Ethan Lou, a former Reuters journalist, is a writer based in Calgary.
China will kill to send a message.
That seems to be the takeaway from the death sentence that country gave a Canadian man on Monday, amid rising bilateral tension after the December arrest of a high-profile Chinese businesswoman in Vancouver.
The sentence may appear too much, a beyond-the-pale move that disregards all notions of the civilized diplomacy and so-called soft-power rise that China has touted.
But make no mistake, there is a method to China’s madness. Like many of its moves, the death sentence was coldly calculated. It was born not out of ignorance for Canada’s rule of law, but with an aim to exploit it.
China has already detained two Canadians after the December arrest of Meng Wanzhou, the chief financial officer of Huawei (and daughter of Huawei founder Ren Zhengfei). Though China has denied the cases were linked, observers and former diplomats have called the detentions retaliation.
Those two detentions served a purpose, even though China knows full well that Canadian politicians cannot be pressured to intervene in an independent judiciary to free Meng.
China used the detentions to show strength. They take one of ours, we’ll take two of theirs. China’s population has spent its life under a politicized judiciary and could see any other reaction as weakness. Politicizing the matter also grants a distraction from the people’s increasing dissatisfaction with the government.
But Monday’s death sentence to the convicted drug smuggler Robert Schellenberg was something else. China is no longer trying to show strength. It is painting itself as the victim and Canada the bully.
Again, China has denied Schellenberg’s case was linked with Meng’s. The man had, after all, been arrested in 2014. Death for the staggering 222 kilograms of methamphetamine he was convicted of smuggling is also not unheard of in China. Schellenberg even has a Canadian drug conviction.
But Schellenberg was originally given a 15-year sentence. It was increased to death in a retrial that could normally take years to schedule but happened in two weeks. State media played up coverage. The court even invited foreign press. As a former Canadian ambassador to China said in December, “In China, there’s no coincidence.”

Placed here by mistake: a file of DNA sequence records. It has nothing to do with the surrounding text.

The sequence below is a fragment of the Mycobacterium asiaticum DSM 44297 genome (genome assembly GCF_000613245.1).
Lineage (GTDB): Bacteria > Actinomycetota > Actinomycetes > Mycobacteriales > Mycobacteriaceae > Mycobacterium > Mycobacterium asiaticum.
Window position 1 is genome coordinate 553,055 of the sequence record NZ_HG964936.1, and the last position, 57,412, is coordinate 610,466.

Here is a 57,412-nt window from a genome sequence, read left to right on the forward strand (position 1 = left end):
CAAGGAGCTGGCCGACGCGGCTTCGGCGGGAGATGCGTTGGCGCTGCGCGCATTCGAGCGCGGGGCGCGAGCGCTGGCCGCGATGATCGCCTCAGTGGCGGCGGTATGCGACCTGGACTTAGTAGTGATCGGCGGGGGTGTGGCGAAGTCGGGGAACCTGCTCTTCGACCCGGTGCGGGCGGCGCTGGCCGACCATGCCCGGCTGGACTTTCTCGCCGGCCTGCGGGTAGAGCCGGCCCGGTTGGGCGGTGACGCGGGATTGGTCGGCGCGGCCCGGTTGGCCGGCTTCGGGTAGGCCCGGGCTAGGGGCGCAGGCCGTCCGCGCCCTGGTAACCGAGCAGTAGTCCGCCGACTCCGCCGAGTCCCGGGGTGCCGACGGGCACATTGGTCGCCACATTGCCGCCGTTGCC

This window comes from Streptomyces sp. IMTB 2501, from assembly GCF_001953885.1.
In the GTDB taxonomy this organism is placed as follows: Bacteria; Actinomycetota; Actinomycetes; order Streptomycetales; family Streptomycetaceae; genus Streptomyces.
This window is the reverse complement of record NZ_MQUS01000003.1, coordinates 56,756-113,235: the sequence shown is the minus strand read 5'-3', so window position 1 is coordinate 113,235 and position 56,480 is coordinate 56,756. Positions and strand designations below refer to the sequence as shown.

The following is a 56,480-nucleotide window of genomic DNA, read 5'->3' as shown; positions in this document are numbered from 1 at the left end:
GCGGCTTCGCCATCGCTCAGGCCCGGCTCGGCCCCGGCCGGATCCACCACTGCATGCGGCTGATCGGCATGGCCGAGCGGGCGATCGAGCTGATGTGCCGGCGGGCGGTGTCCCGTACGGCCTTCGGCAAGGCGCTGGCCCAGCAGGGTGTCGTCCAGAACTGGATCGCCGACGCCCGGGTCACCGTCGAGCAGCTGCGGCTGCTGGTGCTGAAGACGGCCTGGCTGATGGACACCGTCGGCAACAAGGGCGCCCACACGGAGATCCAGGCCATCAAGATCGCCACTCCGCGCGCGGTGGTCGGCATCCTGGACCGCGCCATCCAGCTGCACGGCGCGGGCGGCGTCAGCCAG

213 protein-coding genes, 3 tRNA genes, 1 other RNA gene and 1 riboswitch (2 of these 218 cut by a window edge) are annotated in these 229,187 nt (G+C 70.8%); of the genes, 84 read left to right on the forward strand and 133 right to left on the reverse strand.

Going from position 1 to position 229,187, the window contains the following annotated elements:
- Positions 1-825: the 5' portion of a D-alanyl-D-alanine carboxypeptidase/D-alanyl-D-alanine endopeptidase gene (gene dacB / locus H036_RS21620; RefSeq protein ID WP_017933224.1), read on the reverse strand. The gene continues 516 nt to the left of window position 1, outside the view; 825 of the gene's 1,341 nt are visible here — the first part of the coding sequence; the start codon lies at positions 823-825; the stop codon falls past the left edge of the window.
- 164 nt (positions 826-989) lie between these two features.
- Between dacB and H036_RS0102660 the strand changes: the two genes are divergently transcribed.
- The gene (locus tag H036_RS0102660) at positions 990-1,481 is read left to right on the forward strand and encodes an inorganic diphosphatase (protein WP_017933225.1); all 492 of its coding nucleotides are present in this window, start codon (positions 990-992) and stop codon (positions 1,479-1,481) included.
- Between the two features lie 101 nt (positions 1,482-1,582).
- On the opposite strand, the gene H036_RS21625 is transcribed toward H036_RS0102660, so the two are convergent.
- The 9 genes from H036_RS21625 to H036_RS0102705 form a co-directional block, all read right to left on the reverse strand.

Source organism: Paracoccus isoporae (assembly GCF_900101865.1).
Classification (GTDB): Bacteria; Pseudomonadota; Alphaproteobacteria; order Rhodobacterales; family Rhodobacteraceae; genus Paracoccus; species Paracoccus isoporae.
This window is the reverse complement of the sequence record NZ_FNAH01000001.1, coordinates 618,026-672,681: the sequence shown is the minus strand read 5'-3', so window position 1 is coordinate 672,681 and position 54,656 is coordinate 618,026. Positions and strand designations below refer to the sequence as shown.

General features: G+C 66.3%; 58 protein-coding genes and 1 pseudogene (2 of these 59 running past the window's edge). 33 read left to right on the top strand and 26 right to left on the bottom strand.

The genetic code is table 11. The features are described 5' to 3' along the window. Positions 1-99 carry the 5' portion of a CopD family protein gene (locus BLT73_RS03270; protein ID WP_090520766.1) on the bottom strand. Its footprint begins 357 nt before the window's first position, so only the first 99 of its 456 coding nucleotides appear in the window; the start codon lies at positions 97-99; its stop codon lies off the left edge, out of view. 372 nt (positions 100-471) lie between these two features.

Schellenberg has become an unfortunate pawn in a big game. Canada, which has no death penalty, is compelled by law to intervene when its citizens are sentenced to that overseas. A prime minister, an ambassador and a governor general — Canada’s nominal head of state — have directly advocated for convicts in past cases.
That is precisely what China wants. In handing death to Schellenberg, China is pushing for a reaction. It wants Canada to politically intervene in a judicial case.
That is also what Canada has said it cannot do for Meng, who was arrested at the request of the United States for her alleged role in violating Iran sanctions, which she denies.
“We are a country of the rule of law,” Prime Minister Justin Trudeau said after China’s public comments. “We live up to our international obligations, and we trust our courts to do the right thing.”
Schellenberg’s death penalty forces Canada to politically intervene. In doing so, China is trying to draw some false equivalency between that case and Meng’s. “See? Canada is doing what we are doing as well.”
China is trying to paint Canada as a hypocrite — appearing to do what it has said it would not, and for the extremely unsympathetic Schellenberg. It is trying to paint the Western standards of political-judicial separation as a farce.
That is in line with the Chinese ambassador to Canada’s recent opinion piece that accused the North American country of “white supremacy” and applying a “double standard.”
That is also in line with an updated travel advisory that China issued Tuesday, citing Meng’s “arbitrary detention” and warning citizens to “fully evaluate risks.” The advisory used similar language to one issued by Canada for China and came just hours after.
Schellenberg’s sentence is part of a sophisticated public relations attack. It chips away at the notion that Meng’s arrest is purely a judicial matter, which has already been eroded when President Trump said in December he might intervene in the case.
Those efforts may have limited impact in the West, but back home, for the intended audience, it does exactly what China wants.